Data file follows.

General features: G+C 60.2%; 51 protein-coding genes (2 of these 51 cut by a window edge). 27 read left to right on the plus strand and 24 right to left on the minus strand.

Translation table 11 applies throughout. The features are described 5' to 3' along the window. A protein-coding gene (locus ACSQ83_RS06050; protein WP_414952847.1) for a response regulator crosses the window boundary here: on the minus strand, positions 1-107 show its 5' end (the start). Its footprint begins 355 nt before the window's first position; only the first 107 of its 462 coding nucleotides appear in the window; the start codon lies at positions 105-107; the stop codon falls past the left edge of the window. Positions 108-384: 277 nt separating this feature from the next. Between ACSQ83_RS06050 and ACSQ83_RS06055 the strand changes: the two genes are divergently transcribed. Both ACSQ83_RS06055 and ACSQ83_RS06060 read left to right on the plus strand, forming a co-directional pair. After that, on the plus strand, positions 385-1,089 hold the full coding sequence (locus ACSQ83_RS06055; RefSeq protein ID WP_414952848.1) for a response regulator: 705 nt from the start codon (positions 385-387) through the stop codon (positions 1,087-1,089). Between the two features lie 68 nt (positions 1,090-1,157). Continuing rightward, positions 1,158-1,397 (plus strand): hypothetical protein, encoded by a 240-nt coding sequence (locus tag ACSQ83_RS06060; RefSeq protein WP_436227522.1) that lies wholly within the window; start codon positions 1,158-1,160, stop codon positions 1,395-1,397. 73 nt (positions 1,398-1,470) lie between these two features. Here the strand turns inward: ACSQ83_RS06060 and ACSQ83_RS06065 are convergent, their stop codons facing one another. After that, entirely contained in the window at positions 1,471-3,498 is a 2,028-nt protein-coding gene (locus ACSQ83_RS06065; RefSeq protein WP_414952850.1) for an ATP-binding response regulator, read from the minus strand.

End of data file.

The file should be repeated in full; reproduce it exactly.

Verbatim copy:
General features: G+C 60.2%; 51 protein-coding genes (2 of these 51 cut by a window edge). 27 read left to right on the plus strand and 24 right to left on the minus strand.

Translation table 11 applies throughout. The features are described 5' to 3' along the window. A protein-coding gene (locus ACSQ83_RS06050; protein WP_414952847.1) for a response regulator crosses the window boundary here: on the minus strand, positions 1-107 show its 5' end (the start). Its footprint begins 355 nt before the window's first position; only the first 107 of its 462 coding nucleotides appear in the window; the start codon lies at positions 105-107; the stop codon falls past the left edge of the window. Positions 108-384: 277 nt separating this feature from the next. Between ACSQ83_RS06050 and ACSQ83_RS06055 the strand changes: the two genes are divergently transcribed. Both ACSQ83_RS06055 and ACSQ83_RS06060 read left to right on the plus strand, forming a co-directional pair. After that, on the plus strand, positions 385-1,089 hold the full coding sequence (locus ACSQ83_RS06055; RefSeq protein ID WP_414952848.1) for a response regulator: 705 nt from the start codon (positions 385-387) through the stop codon (positions 1,087-1,089). Between the two features lie 68 nt (positions 1,090-1,157). Continuing rightward, positions 1,158-1,397 (plus strand): hypothetical protein, encoded by a 240-nt coding sequence (locus tag ACSQ83_RS06060; RefSeq protein WP_436227522.1) that lies wholly within the window; start codon positions 1,158-1,160, stop codon positions 1,395-1,397. 73 nt (positions 1,398-1,470) lie between these two features. Here the strand turns inward: ACSQ83_RS06060 and ACSQ83_RS06065 are convergent, their stop codons facing one another. After that, entirely contained in the window at positions 1,471-3,498 is a 2,028-nt protein-coding gene (locus ACSQ83_RS06065; RefSeq protein WP_414952850.1) for an ATP-binding response regulator, read from the minus strand.